I have the distinct privilege of guest writing for the recently launched network The RW a place where rural women can gather to be inspired, contribute to the conversation, learn and grow. Instigated by the ever inspiring Rebel Black, I can tell that The RW is going to become a sanity sanctuary for rural women.
Below is my first piece for the network. I am really looking forward to being a regular contributor.
Do you live a rich life?
I often hear and use the term “a rich life” but I haven’t really stopped to ask what it means.
So what does it mean?
For me, it is about living whole. Showing up as you, in all your magnificence, but also being real enough to allow the not so magnificent bits to show through also, acknowledging that it is the yin and the yang which makes the whole and that some moments in life are pure joy but others will be painful……and that’s ok.
In the words of Brene Brown, author of Daring Greatly (I strongly recommend reading this book if you haven’t already) “owning our story can be hard but not nearly as difficult as spending our lives running from it. Embracing our vulnerabilities is risky but not nearly as dangerous as giving up on love and belonging and joy—the experiences that make us the most vulnerable. Only when we are brave enough to explore the darkness will we discover the infinite power of our light.”
Only when we are brave enough to live whole will we live a rich life.
Living in a rural community can make it tricky to live whole. It is as though the yin and the yang are magnified. The support of the community in times of need is remarkable, with swarms of people rallying round to lend a hand when the chips are down, or the guy in the Post Office letting us collect the parcel without any ID because he knows who we are, or the example where the kids are all taken care of when we have to go to Sydney at the last minute, because that’s what you do in a small community, you rally and support. Life feels rich and abundant.
But this same rallying round can turn sour, leading to an overwhelming feeling of claustrophobia and entrapment.
So how can we foster a rich life in this environment?
We be true to ourselves, and live whole.
Stop comparing your cutting floor to other people’s show reel.
The temptation is to judge yourself harshly by comparing to the best in others.
The other Mums bring homemade cakes to the school fete, whilst you are struggling to get to the supermarket to buy the pre made one, so you compare and judge yourself harshly, feeling a failure and a misfit.
Your neighbour works full time and still manages to get the three kids to different after school activities, whilst you “stay home” all day and can’t manage to even make it to sign-on day, you should be ashamed of yourself, how hopeless are you?
In these moments life certainly doesn’t feel rich and abundant.
The thing is, if making cakes and organising extra curricular activities were your cup of tea, if they helped make you whole, you would be there too, but they are not, so you are not there, and nor should you be. Your thing is organising for the Powerhouse Science show to come to the local library or coordinating others to come along to the local musician playing at the local pub on Sunday or doing the Meals on Wheels run.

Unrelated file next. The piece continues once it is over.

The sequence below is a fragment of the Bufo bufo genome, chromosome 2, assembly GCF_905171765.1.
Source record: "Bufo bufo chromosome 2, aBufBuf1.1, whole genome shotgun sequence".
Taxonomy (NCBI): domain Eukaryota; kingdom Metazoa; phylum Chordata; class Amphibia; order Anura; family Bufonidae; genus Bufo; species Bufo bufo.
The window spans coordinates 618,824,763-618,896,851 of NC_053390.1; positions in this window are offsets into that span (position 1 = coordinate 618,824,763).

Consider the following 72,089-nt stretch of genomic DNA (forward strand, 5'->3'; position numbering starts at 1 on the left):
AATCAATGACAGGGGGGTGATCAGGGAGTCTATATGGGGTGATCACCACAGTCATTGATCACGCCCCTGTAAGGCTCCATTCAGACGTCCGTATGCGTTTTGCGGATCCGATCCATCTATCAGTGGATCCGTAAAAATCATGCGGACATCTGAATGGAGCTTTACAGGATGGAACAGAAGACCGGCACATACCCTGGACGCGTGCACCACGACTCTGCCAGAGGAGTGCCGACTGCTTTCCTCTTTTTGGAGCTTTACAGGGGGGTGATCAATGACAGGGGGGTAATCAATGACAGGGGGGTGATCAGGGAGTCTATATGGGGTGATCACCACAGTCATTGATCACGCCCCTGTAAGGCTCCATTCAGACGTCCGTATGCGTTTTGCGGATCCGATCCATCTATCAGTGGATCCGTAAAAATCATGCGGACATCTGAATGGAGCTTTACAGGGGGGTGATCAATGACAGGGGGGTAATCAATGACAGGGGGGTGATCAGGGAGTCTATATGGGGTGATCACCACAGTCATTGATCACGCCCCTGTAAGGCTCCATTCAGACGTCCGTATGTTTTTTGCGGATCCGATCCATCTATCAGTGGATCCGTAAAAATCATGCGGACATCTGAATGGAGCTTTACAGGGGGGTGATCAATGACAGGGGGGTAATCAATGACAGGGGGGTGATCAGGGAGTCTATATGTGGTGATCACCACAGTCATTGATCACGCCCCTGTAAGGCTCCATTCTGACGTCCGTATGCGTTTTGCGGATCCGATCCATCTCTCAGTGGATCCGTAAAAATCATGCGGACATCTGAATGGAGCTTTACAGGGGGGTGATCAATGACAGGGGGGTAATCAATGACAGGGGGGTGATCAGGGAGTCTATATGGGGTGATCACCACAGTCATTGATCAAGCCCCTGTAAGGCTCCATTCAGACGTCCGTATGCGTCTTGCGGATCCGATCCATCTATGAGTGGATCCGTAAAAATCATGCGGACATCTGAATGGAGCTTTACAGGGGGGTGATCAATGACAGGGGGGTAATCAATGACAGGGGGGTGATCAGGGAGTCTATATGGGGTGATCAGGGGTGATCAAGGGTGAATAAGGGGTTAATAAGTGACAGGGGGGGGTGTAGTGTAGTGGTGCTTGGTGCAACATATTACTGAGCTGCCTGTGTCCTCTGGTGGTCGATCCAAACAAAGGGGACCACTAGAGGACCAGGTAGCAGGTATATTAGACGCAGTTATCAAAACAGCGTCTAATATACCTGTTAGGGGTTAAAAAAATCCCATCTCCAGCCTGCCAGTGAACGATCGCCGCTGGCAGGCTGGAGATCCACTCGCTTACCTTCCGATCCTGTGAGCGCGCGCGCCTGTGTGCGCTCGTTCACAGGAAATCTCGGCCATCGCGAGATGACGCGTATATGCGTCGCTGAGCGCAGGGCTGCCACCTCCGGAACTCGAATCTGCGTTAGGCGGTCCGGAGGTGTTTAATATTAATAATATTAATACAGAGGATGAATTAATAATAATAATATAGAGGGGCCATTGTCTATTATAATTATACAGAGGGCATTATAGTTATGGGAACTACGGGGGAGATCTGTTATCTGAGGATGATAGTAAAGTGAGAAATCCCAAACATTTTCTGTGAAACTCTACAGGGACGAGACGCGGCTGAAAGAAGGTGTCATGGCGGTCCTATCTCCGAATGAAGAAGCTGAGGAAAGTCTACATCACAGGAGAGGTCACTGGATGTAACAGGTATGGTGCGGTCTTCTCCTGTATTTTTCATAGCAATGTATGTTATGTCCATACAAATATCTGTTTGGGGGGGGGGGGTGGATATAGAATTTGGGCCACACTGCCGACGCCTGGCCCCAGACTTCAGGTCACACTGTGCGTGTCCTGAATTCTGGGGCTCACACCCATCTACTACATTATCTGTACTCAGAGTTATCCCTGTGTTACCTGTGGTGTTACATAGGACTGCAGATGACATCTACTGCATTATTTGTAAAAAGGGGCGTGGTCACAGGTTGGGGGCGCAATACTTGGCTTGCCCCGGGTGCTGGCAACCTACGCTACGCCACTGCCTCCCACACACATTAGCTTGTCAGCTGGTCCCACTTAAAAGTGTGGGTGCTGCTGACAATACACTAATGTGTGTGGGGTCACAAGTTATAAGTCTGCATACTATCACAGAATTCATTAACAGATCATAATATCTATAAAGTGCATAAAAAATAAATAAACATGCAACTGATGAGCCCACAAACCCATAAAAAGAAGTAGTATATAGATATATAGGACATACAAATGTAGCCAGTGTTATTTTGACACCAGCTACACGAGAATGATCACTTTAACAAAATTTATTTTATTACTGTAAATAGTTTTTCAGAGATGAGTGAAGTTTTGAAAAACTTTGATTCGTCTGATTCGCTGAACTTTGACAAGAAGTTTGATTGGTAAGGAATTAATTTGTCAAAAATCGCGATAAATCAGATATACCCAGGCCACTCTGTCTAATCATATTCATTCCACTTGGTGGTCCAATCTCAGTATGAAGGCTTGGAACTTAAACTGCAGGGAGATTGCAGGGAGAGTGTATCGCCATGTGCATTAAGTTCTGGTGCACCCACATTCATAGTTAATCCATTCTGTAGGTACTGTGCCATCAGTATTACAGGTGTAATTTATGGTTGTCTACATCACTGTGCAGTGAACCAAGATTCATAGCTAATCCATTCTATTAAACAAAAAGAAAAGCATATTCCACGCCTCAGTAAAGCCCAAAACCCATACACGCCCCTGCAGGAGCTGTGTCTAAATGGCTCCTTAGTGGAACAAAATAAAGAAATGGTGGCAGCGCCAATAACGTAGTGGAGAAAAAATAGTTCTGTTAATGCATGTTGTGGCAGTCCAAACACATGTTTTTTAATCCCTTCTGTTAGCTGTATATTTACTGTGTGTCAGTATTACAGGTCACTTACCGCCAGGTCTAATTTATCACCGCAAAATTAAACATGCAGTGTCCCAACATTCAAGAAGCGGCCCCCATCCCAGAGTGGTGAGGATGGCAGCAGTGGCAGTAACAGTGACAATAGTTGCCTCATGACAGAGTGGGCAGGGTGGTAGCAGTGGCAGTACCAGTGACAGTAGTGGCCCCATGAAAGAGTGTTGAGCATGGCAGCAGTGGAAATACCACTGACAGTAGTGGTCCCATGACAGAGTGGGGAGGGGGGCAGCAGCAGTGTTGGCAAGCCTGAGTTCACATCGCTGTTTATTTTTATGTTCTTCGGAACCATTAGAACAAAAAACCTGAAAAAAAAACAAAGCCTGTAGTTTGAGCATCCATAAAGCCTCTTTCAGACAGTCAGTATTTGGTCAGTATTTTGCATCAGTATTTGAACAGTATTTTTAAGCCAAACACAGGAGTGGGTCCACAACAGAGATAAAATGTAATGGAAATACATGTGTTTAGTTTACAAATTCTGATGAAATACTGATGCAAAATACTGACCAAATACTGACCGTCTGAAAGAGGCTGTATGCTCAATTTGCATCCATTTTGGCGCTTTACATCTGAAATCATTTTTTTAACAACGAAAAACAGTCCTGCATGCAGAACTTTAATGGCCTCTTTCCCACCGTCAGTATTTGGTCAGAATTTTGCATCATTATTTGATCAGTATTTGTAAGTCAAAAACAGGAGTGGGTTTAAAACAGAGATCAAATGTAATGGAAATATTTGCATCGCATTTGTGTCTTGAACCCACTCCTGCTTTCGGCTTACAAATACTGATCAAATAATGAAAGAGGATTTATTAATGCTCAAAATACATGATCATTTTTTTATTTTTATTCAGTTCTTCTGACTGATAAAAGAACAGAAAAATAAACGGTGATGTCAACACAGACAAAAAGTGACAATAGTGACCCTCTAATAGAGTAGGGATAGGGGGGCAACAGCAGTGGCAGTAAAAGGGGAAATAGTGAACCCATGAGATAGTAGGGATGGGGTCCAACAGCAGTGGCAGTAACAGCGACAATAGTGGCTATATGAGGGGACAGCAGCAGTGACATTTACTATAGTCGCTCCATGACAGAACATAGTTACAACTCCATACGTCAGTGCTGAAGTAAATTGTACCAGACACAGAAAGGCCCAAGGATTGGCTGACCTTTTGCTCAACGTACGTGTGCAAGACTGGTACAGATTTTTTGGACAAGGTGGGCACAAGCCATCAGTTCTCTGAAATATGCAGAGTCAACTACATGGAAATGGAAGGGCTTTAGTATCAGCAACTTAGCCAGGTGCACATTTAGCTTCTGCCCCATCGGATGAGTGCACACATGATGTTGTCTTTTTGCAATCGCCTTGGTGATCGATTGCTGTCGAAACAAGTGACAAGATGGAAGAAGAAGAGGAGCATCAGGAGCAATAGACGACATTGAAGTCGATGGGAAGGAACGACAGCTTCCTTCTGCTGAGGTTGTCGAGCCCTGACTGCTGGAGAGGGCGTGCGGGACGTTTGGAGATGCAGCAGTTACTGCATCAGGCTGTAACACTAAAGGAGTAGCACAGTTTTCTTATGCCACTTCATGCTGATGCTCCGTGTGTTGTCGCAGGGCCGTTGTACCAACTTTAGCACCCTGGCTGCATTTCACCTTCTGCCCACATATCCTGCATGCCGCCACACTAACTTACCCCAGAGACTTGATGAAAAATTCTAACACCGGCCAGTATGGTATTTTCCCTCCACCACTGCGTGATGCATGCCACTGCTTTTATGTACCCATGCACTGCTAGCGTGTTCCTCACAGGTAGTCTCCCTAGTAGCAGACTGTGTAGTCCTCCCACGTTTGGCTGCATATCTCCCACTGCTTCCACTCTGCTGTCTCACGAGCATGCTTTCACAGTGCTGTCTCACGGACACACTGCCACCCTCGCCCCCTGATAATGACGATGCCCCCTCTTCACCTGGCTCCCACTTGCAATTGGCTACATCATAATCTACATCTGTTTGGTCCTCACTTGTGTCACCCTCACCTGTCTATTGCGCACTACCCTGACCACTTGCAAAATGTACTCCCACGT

My point is, if you are not doing things you enjoy, that are true to yourself, you are not living whole and therefore you are not living richly.
Judgment in a rural community can be fairly toxic and it can make it tricky to live whole. It takes a lot of courage to stand up for what you believe in a small community, particularly if you have a difference of opinion with a neighbour, a family member, your best friends husband or worse still, your best friend. At times it feels like everyone knows your business (and if they don’t they make it up). This can make it difficult to stay strong in who you are and what you believe. But the alternative is even worse.
By not being true to who you are you eventually shrivel and wither, no longer aware of what brings you joy and what makes life rich.
It can be difficult to be whole as there often isn’t the opportunity to explore hobbies and activities we may like to try or pursue in a small community, and besides, there just isn’t the time, is there! Well, what if, instead of spending 4 hours a week doing the treasury role for the local footy club, which you detest and are not actually very good at, you organise a monthly music night, something which you do easily and which you really enjoy. You charge a small cover fee with funds raised going towards paying the local book-keeper to do the footy club books. This win win situation comes about by knowing what floats your boat and what puts a hole in it, by knowing what makes you whole.
There are lots of ways to bring richness to rural living and it starts with knowing yourself, really intimately, warts and all, taking the time to get to know yourself. Once you know yourself you then have a self-awareness about which activities bring you joy and which ones bring you pain. Armed with this knowledge you can make conscious choices about what you get involved in and what you avoid at all costs.
And that, to me, makes a WHOLE lot of sense!